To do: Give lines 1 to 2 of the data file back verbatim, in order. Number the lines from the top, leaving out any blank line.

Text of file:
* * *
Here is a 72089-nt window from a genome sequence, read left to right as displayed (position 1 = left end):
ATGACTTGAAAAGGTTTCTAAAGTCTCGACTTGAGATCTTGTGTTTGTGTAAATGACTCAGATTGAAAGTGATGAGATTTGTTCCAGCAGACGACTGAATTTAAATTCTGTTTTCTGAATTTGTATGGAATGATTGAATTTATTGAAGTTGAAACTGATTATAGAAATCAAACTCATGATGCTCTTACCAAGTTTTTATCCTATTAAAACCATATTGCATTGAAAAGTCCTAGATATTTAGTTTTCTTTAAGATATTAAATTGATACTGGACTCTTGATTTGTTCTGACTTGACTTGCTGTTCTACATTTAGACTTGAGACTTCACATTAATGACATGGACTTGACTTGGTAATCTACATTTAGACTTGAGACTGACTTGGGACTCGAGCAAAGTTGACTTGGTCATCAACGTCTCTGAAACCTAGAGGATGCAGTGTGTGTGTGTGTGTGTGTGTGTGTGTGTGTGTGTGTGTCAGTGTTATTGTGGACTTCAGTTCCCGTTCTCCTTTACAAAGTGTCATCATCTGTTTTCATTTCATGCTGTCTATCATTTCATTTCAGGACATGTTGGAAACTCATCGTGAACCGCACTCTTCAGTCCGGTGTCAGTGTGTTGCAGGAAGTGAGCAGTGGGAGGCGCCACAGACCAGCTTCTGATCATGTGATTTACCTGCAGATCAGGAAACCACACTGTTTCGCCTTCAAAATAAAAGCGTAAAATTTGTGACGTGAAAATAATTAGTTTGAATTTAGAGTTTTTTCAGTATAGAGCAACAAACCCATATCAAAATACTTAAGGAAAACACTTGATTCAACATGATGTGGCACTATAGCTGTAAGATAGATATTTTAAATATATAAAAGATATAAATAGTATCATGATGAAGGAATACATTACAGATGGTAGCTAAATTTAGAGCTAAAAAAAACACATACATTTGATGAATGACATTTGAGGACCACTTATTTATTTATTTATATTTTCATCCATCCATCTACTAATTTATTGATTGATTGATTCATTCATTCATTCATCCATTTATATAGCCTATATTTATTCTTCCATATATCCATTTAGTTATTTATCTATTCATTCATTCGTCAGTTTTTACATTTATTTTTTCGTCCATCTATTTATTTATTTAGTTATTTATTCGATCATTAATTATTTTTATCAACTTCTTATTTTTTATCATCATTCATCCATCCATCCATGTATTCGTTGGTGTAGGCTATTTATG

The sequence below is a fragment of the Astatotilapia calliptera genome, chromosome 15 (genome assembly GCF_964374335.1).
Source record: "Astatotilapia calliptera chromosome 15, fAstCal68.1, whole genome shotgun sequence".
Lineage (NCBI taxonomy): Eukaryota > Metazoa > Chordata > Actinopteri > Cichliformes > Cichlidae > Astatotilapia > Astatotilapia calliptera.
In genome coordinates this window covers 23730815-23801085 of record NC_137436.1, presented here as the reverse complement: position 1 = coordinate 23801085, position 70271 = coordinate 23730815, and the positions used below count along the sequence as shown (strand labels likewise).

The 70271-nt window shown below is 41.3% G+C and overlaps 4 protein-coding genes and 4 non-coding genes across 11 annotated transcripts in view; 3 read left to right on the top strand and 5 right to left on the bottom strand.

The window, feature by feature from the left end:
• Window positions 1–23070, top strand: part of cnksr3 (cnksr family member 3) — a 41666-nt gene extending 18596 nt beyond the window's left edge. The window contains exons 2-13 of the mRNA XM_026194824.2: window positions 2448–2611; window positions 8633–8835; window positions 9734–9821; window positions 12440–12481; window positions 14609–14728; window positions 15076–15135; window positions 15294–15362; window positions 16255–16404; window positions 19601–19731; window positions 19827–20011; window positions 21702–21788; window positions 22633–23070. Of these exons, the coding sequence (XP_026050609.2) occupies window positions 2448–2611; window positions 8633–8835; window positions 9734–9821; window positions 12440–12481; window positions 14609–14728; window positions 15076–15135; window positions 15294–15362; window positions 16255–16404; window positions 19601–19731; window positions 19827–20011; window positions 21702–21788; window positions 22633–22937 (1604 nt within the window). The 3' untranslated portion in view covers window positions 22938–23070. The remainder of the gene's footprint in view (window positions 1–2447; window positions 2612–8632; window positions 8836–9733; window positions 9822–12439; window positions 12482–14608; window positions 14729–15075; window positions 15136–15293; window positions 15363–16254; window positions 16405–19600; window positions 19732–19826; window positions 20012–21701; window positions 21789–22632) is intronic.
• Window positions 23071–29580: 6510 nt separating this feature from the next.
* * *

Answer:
Here is a 72089-nt window from a genome sequence, read left to right as displayed (position 1 = left end):
ATGACTTGAAAAGGTTTCTAAAGTCTCGACTTGAGATCTTGTGTTTGTGTAAATGACTCAGATTGAAAGTGATGAGATTTGTTCCAGCAGACGACTGAATTTAAATTCTGTTTTCTGAATTTGTATGGAATGATTGAATTTATTGAAGTTGAAACTGATTATAGAAATCAAACTCATGATGCTCTTACCAAGTTTTTATCCTATTAAAACCATATTGCATTGAAAAGTCCTAGATATTTAGTTTTCTTTAAGATATTAAATTGATACTGGACTCTTGATTTGTTCTGACTTGACTTGCTGTTCTACATTTAGACTTGAGACTTCACATTAATGACATGGACTTGACTTGGTAATCTACATTTAGACTTGAGACTGACTTGGGACTCGAGCAAAGTTGACTTGGTCATCAACGTCTCTGAAACCTAGAGGATGCAGTGTGTGTGTGTGTGTGTGTGTGTGTGTGTGTGTGTGTGTCAGTGTTATTGTGGACTTCAGTTCCCGTTCTCCTTTACAAAGTGTCATCATCTGTTTTCATTTCATGCTGTCTATCATTTCATTTCAGGACATGTTGGAAACTCATCGTGAACCGCACTCTTCAGTCCGGTGTCAGTGTGTTGCAGGAAGTGAGCAGTGGGAGGCGCCACAGACCAGCTTCTGATCATGTGATTTACCTGCAGATCAGGAAACCACACTGTTTCGCCTTCAAAATAAAAGCGTAAAATTTGTGACGTGAAAATAATTAGTTTGAATTTAGAGTTTTTTCAGTATAGAGCAACAAACCCATATCAAAATACTTAAGGAAAACACTTGATTCAACATGATGTGGCACTATAGCTGTAAGATAGATATTTTAAATATATAAAAGATATAAATAGTATCATGATGAAGGAATACATTACAGATGGTAGCTAAATTTAGAGCTAAAAAAAACACATACATTTGATGAATGACATTTGAGGACCACTTATTTATTTATTTATATTTTCATCCATCCATCTACTAATTTATTGATTGATTGATTCATTCATTCATTCATCCATTTATATAGCCTATATTTATTCTTCCATATATCCATTTAGTTATTTATCTATTCATTCATTCGTCAGTTTTTACATTTATTTTTTCGTCCATCTATTTATTTATTTAGTTATTTATTCGATCATTAATTATTTTTATCAACTTCTTATTTTTTATCATCATTCATCCATCCATCCATGTATTCGTTGGTGTAGGCTATTTATG